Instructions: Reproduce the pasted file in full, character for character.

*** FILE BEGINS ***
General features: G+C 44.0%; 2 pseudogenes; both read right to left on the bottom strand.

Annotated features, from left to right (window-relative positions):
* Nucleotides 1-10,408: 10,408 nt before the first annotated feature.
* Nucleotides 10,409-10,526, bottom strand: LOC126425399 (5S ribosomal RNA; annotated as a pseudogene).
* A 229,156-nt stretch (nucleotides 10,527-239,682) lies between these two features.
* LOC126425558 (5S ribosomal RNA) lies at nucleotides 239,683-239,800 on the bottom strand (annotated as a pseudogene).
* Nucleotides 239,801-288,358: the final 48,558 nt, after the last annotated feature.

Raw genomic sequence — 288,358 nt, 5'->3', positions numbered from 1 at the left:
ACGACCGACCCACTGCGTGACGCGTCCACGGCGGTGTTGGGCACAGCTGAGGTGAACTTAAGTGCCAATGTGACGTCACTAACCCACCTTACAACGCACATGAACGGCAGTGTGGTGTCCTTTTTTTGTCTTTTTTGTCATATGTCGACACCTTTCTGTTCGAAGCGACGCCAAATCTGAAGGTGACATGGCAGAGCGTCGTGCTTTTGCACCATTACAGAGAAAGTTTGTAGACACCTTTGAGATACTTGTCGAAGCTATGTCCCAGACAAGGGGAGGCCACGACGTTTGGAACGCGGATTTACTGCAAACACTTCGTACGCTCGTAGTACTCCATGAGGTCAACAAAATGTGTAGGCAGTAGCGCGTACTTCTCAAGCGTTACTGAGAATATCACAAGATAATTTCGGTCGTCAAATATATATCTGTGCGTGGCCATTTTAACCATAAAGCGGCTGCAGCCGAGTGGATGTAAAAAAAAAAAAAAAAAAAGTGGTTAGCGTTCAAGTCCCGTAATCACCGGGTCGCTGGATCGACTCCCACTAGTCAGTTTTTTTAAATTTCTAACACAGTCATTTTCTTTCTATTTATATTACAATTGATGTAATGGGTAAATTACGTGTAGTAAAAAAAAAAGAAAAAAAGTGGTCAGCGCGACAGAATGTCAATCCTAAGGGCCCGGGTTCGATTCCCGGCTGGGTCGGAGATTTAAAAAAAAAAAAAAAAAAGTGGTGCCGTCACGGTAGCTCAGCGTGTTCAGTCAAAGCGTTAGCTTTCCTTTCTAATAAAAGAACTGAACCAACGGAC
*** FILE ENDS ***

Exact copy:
General features: G+C 44.0%; 2 pseudogenes; both read right to left on the bottom strand.

Annotated features, from left to right (window-relative positions):
* Nucleotides 1-10,408: 10,408 nt before the first annotated feature.
* Nucleotides 10,409-10,526, bottom strand: LOC126425399 (5S ribosomal RNA; annotated as a pseudogene).
* A 229,156-nt stretch (nucleotides 10,527-239,682) lies between these two features.
* LOC126425558 (5S ribosomal RNA) lies at nucleotides 239,683-239,800 on the bottom strand (annotated as a pseudogene).
* Nucleotides 239,801-288,358: the final 48,558 nt, after the last annotated feature.

Raw genomic sequence — 288,358 nt, 5'->3', positions numbered from 1 at the left:
ACGACCGACCCACTGCGTGACGCGTCCACGGCGGTGTTGGGCACAGCTGAGGTGAACTTAAGTGCCAATGTGACGTCACTAACCCACCTTACAACGCACATGAACGGCAGTGTGGTGTCCTTTTTTTGTCTTTTTTGTCATATGTCGACACCTTTCTGTTCGAAGCGACGCCAAATCTGAAGGTGACATGGCAGAGCGTCGTGCTTTTGCACCATTACAGAGAAAGTTTGTAGACACCTTTGAGATACTTGTCGAAGCTATGTCCCAGACAAGGGGAGGCCACGACGTTTGGAACGCGGATTTACTGCAAACACTTCGTACGCTCGTAGTACTCCATGAGGTCAACAAAATGTGTAGGCAGTAGCGCGTACTTCTCAAGCGTTACTGAGAATATCACAAGATAATTTCGGTCGTCAAATATATATCTGTGCGTGGCCATTTTAACCATAAAGCGGCTGCAGCCGAGTGGATGTAAAAAAAAAAAAAAAAAAAGTGGTTAGCGTTCAAGTCCCGTAATCACCGGGTCGCTGGATCGACTCCCACTAGTCAGTTTTTTTAAATTTCTAACACAGTCATTTTCTTTCTATTTATATTACAATTGATGTAATGGGTAAATTACGTGTAGTAAAAAAAAAAGAAAAAAAGTGGTCAGCGCGACAGAATGTCAATCCTAAGGGCCCGGGTTCGATTCCCGGCTGGGTCGGAGATTTAAAAAAAAAAAAAAAAAAGTGGTGCCGTCACGGTAGCTCAGCGTGTTCAGTCAAAGCGTTAGCTTTCCTTTCTAATAAAAGAACTGAACCAACGGAC